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State Probes HP’s Spying on Directors

Times Staff Writers

Stepping into a fight among some powerful Silicon Valley players, California Atty. Gen. Bill Lockyer on Wednesday said he had launched a criminal investigation into whether Hewlett-Packard Co. broke laws by spying on directors to determine who was leaking boardroom information to the media.

Lockyer’s announcement followed the company’s disclosure earlier in the day that it had deceived telephone companies into releasing data on directors’ personal phone calls.

Privacy experts were dismayed that HP resorted, at best, to unethical tactics more commonly associated with shady private investigators.

Lockyer said that his office was investigating allegations of identity theft and hacking into phone company computers -- and that the probe “could go all the way up the chain.” Lockyer said his office had issued subpoenas, but he would not disclose the names of the targets.

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The attorney general said a decision on possible charges was weeks or months away. Regardless of the outcome, he said, HP’s methods were “obviously colossally stupid.”

The feud involves former HP Chairwoman Carly Fiorina; her successor, Patricia C. Dunn; and directors George A. Keyworth II and Thomas J. Perkins, a Silicon Valley venture capitalist whose firm backed and brought to prominence dozens of technology giants including Amazon.com Inc., Google Inc. and Palm Inc.

Perkins triggered the investigation after resigning in May. He later protested that his own phone records had been hacked and that the company had failed to follow Securities and Exchange Commission rules that require it to disclose when a director’s resignation results from a disagreement over “operations, policies or practices.”

The SEC is looking into whether the board properly disclosed Perkins’ departure.

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Perkins could not be reached for comment. But in his letter to the board, he called his resignation “a very sad duty.”

“My history with the Hewlett-Packard Company is long and I have been privileged to count both founders as close friends. I consider HP to be an icon of Silicon Valley, and one of the great companies of the world. It now needs, urgently, to correct its course,” his letter stated.

HP said its efforts to stem boardroom leaks were started by Fiorina before she was ousted as chairwoman and chief executive in February 2005.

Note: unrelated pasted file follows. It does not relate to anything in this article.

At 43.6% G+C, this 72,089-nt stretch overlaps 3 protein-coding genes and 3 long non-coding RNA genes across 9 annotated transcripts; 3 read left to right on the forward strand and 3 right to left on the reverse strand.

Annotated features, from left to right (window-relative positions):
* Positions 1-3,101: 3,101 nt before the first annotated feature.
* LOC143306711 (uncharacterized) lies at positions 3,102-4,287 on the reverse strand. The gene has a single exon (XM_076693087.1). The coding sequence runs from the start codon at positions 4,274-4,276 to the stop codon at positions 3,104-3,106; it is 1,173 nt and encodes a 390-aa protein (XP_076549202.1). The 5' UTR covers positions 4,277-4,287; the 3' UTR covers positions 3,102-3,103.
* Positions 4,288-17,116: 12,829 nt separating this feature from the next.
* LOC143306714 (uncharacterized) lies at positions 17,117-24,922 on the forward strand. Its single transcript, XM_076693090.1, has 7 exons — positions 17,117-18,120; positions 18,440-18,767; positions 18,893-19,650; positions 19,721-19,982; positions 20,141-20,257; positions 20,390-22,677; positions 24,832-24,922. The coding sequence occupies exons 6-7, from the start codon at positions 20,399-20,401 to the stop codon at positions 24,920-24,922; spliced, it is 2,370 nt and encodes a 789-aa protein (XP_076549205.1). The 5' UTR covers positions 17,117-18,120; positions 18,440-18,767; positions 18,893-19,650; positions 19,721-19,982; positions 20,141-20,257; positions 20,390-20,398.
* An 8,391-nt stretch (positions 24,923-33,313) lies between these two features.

This year Chairwoman Dunn hired outside investigators to find out who leaked boardroom conversations and strategies, including possible purchases of other companies.

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She reportedly was angered that CNet Networks, an online technology news site, had published details of an annual meeting of HP directors and top management. CNet disclosed that the group discussed the possibility of buying more software companies and working more closely with Advanced Micro Devices Inc. instead of longtime chip supplier Intel Corp.

At a board meeting in May, HP executives confronted Keyworth, who acknowledged that he had leaked some information, and asked him to step down as director. He refused. But after an emotional argument, his friend, Perkins, quit in protest over the board’s methods.

HP’s filing Wednesday with the SEC revealed that Dunn’s investigation used outside contractors to trace the leak. One contractor used “some form of ‘pretexting’ for phone record information,” according to the filing.

Pretexting is a practice by which private investigators, data brokers and others use false identities to gather information about other people’s phone calls.

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Lawrence T. Babbio Jr., vice chairman and president of phone carrier Verizon Communications Inc., sits on HP’s board and thus was probably a pretexting target. Verizon said Babbio would not comment.

In the SEC filing, HP said that at the time of its investigation, its lawyers advised that pretexting “was not generally unlawful.” The lawyers wouldn’t say, though, that the contractor’s actions “complied in all respects with applicable law.”

An affidavit for a search warrant sought by Lockyer’s office disclosed that Perkins’ phone records in January for his home were accessed by an impostor.

The affidavit from Hal Berman, a state Justice Department special agent, said the impostor used Perkins’ home phone number and the last four digits of his Social Security number to open an online account for paying bills. The warrant asks Cox Communications Inc. to divulge the name of the Internet customer who used the cable firm’s service to create that account.

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HP’s disclosure, filed with the SEC, angered some privacy advocates but did little damage to the company’s stock, which has been trading near its high for the last 12 months. Its stock fell 62 cents on Wednesday to $35.84.

“At this very high level, this is very nasty business,” said Neville L. Johnson, a Beverly Hills lawyer who represents a number of victims of investigator Anthony Pellicano’s alleged illegal eavesdropping of celebrities.

“What you should do is tell the board members that we want all your phone records, and if you don’t turn them over, you’re off the board,” he said.

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james.granelli@latimes.com

joseph.menn@latimes.com


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